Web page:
Preparing for exams

We asked experienced singing teachers from all over the UK about their top tips for helping candidates prepare for a graded singing exam.


Practice is absolutely the key to success when it comes to preparing for graded exams as it cements learning and ensures students feel increasingly confident with the material they’re singing. Relying on the work done in lessons isn’t enough – it is essential that students practise at home. Many of our respondents highlighted this, and had some great tips for how students should approach their practice sessions:

‘Plan the practice session – always start with warming up. Go through the more difficult bits first, then through the whole piece. Keep returning to using a ‘hum’ or ‘ooo’ to check legato, flowing singing. Learn the words separately. Use a mirror. Don't sing for hours… sing in your head!’ recommends Rhiannon Gayle from Harrogate Grammar School.

Donna-Marie Povey, who teaches at Warrington School, suggests students keep a journal to reflect on their songs:

'This helps them to think in broader terms about their performances, the characters, content and context of their pieces. I also encourage peer-modelling and peer-assessment and I run group exam workshops prior to exams so that my pupils can showcase their hard work and learn from one another. I tend to order in a pizza, too, at the end of the session… they love that!' 
Donna-Marie Povey, Warrington School

Practising in front of an audience is great preparation for graded exams, to help get used to performing and overcome any nerves. Helen Haviland from Torquay Girls’ Grammar school agrees: ‘Practise lots. In front of a mirror. Preferably in front of a practice audience. Perform.’

‘Most marks are in the pieces, so know them well and learn them from memory early. This way you can concentrate on presenting a song rather than the text being at arm's length because you are trying to remember the words,’ James Oldfield from Dulwich College, Tiffin School and Emanuel School recommends to his students.

Although practice is key to success in graded exams, note that quality is equally important:

'Practice does not make perfect. Practice makes permanent. Whatever you repeat, you keep, whether it was good or bad. So do less practice, unless it is picky, precise practice.'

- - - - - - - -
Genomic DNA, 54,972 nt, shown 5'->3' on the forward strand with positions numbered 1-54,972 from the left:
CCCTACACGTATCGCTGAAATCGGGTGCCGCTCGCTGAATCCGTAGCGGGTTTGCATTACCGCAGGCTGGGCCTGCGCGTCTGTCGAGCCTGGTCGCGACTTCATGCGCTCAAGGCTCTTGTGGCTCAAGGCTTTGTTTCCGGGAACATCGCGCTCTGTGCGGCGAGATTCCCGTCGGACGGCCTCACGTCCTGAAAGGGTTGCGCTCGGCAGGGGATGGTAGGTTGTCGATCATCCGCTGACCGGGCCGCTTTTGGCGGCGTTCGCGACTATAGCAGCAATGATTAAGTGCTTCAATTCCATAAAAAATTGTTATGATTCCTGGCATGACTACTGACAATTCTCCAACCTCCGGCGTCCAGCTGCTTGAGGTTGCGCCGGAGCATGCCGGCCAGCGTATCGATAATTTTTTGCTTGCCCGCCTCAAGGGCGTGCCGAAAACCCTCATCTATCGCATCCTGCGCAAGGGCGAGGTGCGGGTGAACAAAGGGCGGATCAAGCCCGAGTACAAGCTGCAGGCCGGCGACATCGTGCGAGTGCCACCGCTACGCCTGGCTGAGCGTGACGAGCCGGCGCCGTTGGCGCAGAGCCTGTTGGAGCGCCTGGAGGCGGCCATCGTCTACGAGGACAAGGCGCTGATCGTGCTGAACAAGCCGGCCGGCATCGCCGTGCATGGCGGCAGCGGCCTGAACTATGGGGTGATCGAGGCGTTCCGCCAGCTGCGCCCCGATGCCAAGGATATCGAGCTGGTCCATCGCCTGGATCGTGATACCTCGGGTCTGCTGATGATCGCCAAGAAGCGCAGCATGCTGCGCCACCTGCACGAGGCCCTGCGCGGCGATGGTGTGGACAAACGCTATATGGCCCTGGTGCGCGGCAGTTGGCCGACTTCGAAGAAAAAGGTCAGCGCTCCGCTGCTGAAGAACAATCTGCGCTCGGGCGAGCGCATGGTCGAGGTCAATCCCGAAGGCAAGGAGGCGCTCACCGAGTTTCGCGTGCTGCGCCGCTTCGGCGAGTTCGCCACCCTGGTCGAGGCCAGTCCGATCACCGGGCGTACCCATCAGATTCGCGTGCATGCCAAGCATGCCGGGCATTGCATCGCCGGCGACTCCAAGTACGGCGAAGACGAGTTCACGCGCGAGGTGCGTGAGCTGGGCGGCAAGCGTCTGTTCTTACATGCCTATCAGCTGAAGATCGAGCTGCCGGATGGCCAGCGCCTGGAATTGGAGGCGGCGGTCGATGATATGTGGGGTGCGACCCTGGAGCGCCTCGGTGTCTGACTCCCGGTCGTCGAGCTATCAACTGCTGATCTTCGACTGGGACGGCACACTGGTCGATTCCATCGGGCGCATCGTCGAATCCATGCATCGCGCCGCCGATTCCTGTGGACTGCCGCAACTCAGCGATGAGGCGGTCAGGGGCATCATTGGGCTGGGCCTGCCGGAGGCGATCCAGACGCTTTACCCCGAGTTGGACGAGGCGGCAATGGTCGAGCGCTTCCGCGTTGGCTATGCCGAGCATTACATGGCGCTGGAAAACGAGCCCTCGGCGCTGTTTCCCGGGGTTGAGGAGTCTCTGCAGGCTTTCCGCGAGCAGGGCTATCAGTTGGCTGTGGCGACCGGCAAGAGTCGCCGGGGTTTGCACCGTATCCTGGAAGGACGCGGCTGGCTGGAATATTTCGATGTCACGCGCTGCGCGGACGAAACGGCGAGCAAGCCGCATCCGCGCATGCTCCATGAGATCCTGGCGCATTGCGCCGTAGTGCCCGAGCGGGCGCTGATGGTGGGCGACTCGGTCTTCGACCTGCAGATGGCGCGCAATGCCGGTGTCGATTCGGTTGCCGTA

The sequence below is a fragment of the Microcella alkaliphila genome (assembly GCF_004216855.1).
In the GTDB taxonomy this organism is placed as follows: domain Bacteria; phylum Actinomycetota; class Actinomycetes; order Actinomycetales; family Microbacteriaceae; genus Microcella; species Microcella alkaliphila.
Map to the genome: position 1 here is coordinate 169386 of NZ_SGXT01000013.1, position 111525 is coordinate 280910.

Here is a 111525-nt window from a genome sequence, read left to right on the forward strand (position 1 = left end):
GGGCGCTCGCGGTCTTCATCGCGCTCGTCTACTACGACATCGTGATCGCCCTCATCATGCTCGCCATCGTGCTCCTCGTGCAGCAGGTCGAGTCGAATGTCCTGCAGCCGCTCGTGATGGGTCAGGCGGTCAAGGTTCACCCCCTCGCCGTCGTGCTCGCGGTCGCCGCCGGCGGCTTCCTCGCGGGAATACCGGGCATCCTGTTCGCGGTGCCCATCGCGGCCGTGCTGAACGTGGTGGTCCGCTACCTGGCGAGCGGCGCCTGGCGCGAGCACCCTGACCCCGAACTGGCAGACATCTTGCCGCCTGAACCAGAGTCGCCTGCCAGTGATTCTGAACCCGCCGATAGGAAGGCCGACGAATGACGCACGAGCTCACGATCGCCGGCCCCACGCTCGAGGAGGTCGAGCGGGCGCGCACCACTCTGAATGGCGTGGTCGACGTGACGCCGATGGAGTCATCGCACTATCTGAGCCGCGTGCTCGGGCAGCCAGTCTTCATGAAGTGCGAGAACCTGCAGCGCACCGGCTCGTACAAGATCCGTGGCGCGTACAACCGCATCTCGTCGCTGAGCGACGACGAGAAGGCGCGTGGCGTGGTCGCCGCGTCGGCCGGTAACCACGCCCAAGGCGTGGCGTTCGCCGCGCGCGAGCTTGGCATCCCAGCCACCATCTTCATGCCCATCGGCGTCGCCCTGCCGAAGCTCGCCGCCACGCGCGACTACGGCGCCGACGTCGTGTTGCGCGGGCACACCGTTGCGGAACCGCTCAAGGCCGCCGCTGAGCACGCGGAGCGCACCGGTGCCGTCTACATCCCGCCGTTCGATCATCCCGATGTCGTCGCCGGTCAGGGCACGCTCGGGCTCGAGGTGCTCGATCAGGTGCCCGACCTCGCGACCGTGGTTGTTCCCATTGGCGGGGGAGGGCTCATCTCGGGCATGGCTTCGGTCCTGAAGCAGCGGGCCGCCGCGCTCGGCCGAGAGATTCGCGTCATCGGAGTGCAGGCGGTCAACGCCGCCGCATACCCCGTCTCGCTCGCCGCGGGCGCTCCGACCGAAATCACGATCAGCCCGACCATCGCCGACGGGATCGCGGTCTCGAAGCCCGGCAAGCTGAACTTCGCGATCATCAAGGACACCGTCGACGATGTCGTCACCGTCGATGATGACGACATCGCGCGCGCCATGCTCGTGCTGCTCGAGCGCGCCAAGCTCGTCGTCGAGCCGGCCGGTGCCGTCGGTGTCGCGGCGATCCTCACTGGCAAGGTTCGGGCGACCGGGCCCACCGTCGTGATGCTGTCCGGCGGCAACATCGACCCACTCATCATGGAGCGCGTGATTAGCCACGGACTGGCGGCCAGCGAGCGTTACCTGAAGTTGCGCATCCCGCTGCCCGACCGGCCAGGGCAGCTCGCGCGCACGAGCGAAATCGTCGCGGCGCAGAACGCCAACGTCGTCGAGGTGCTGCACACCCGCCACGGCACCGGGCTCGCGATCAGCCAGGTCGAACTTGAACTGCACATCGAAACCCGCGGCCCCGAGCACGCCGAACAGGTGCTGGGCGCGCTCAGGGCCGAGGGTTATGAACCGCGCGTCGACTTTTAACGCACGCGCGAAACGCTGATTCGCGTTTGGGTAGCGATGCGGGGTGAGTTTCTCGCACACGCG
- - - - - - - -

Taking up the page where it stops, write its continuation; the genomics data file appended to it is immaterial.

James Oldfield, Dulwich College, Tiffin School and Emanuel School


Many teachers emphasised that expression is essential to giving a convincing performance, and that telling the story, ‘with an active face’ is key: ‘Every song has a unique story with its own set of emotions. We’re lucky that we get words to help us interpret this; unlike instrumentalists,’ explains Sarah McAllister, a private teacher.

‘Communication is paramount – spend time researching emotion in language songs,’ recommends Melanie Cotton from Warwickshire Music.

Private teacher, Lesley Owens, highlighted the importance of dynamics to help tell the story and add emotion to a performance:

‘Learn words early so you can really perform the song in the exam. Vary dynamics to show expression and be engaging.’
Lesley Owens

‘I spend time with my students helping them connect with the song with some basic acting-through-song techniques and understanding how dynamics and word-painting can help with telling the story,’ says Lydia Jane Pugh from the School of Popular Music, Guernsey.


Graded exams should be an enjoyable experience. Of course, it’s natural to feel nervous – as with any performance. But that is just what the exam is – an opportunity to perform: ‘Really, I wouldn't expect students to prepare for an exam any differently than for any other performance – practising and putting the time in,’ explains Mandy Griffin, a private teacher.

‘Candidates should regard it as a performance, rather than an exam, and make the examiner enjoy the songs as much as they do,’ suggests Alison Place from Kingston Grammar School.

Toby Hunt of Stortford College suggests performing in front of, ‘many different audiences and in different rooms. Different acoustics give different feedback of sound, so singing in different environments encourages singing by sensation, rather than listening.’